The Kindergarten Resource Guides list formative assessments for each lesson within Skills Units with reference to the corresponding standards. The materials provide a Standards Alignment document, which contain Common Core State Standards, which correlate to each Skills Units. The materials provide an Alignment Chart located within each Skills Unit, which lists the Primary and Secondary standards for each lesson. However, the Alignment Charts do not provide alignment to specific tasks, questions or assessment items.

Materials include denotations of the standards being assessed in the formative assessments. Examples include:

  • In Skills 2, Lesson 2, the teacher observes oral blending skills for a formative assessment, which is attached to the standard RF.K.2b.
  • In Skills 3, Lesson 5, the teacher observes the oral blending skills of the students as a formative assessment, which is attached to the standard RF.K.2d.
  • In Skills 4, Lesson 4, there is a Letter Sound Observation Record, which is listed as a formative assessment and attached to the standard RF.K3a.b.
  • In Skills 6, Lesson 4, formative assessments are listed with standards at the beginning of the lesson. Students complete Activity Page 4.1, which is a word sort for the letter s based on the sounds /s/ and /z/. It is attached to the standard RF.K.3a.
  • In Skills 9, Lesson 1, the teacher observes oral blending skills of the students, which is attached to standard RF.K.2f.

Materials include the alignment to the standards being assessed in the summative assessments. Examples include:

  • In Skills 2, Lesson 9, students take a performance assessment. There is an oral blending observation record, which is attached to the standard RF.K.2b.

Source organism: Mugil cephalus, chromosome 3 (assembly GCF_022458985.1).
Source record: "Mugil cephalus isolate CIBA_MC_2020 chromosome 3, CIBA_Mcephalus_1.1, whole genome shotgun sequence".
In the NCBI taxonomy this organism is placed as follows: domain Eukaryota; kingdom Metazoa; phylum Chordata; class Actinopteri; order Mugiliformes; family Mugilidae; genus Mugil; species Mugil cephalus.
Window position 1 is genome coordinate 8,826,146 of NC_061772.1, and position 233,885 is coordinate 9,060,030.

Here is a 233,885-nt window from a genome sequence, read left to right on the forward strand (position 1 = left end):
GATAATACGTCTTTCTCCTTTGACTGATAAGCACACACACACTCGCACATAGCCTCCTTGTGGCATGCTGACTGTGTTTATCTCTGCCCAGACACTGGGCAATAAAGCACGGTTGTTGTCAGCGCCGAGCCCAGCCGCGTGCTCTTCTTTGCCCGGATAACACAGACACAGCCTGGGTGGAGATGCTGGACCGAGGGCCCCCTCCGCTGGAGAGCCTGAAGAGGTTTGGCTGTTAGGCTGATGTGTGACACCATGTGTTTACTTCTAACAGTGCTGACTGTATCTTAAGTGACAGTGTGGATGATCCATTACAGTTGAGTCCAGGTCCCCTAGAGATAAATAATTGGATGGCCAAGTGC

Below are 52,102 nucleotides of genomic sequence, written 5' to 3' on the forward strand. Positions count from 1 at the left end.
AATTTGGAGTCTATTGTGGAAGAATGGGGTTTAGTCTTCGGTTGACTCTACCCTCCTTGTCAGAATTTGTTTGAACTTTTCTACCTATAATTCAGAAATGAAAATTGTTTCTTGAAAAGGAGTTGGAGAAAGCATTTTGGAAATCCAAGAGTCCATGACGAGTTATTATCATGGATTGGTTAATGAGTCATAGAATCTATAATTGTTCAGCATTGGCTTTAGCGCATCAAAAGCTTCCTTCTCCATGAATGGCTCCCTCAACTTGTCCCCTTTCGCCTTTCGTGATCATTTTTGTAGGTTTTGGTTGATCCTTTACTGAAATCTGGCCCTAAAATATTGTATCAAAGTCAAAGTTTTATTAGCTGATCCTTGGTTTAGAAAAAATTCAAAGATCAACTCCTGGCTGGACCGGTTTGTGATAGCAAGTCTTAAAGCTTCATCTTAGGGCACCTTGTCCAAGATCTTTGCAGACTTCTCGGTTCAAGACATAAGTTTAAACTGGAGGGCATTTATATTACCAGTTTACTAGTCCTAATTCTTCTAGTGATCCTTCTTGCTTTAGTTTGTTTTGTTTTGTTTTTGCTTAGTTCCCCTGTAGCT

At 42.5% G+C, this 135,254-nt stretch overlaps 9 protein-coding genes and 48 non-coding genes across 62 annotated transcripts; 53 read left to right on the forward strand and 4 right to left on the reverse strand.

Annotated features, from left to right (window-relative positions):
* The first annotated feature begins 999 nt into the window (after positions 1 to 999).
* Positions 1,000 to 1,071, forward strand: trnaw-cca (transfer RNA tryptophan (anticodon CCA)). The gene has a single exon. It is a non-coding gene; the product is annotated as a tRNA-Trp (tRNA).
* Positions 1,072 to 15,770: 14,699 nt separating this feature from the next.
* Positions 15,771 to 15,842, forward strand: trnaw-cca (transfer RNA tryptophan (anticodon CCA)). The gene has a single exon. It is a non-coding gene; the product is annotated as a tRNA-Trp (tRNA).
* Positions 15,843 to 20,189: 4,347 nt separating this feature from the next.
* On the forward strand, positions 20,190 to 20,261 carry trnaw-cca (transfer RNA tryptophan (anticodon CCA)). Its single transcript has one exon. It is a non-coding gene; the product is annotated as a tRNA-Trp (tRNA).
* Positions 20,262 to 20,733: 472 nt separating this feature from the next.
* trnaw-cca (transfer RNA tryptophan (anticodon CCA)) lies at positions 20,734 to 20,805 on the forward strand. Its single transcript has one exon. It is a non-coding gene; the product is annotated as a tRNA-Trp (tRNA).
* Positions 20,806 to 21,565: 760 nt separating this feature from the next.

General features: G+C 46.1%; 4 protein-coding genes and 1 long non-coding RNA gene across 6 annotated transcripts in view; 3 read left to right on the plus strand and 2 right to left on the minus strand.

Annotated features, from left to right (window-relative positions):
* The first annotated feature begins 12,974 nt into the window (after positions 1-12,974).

• In Skills 10, Lesson 27, students take the Summative Assessment. The students name lowercase letters and provide the corresponding sound, which is attached to the standard RF.K.1d. and RF.K.3a.b.
  • In Skills 10, Lesson 28, students take a performance assessment. The Letter Names portion of the assessment references standards RF.K.3b and RF.K.3d.

Alignment documentation is provided for all tasks, questions, and assessments items.

  • No evidence is present

Alignment documentation contains specific standards correlated to specific lessons. The Common Core Alignment document for each unit identifies the lesson and if the standard is a primary focus of the lesson or a secondary standard. Examples include:

  • The Skills 1 the Standard Alignment Chart lists RF.K.2 as the primary focus of lessons 1-10.
  • The Skills 7, Standard Alignment Chart lists the standard RF.K.3a for Lesson 10. In the Teacher Guide, Lesson 10, the standard RF.K.3a is referenced for the task of providing letter sounds and names for letter cards shown.
  • The Skills 9 Standard Alignment Chart lists RF.K.2 as a secondary standard for the Lessons 1, 5, 7, 8, 9, 11, and 15.

Indicator 2i

Differentiation for Instruction: Materials provide teachers with strategies for meeting the needs of a range of learners so the content is accessible to all learners and supports them in meeting or exceeding grade-level standards.

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Indicator 2i.i

Materials regularly provide all students, including those who read, write, speak, or listen in a language other than English with extensive opportunities for reteaching to meet or exceed grade-level standards.

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Indicator Rating Details

The materials reviewed for Kindergarten meet the criteria for materials to regularly provide all students, including those who read, write, speak, or listen in a language other than English with extensive opportunities for reteaching to meet or exceed grade-level standards.

Throughout the Teacher’s Guide, there is support for English Language Learners, which is found in sidebars throughout lessons. There is specific information about Spanish and English sound correlations as well as a few other languages. The materials provide suggestions for Universal Access, such as photos and pictures to assist with letter sounds and vocabulary acquisition when introducing skills.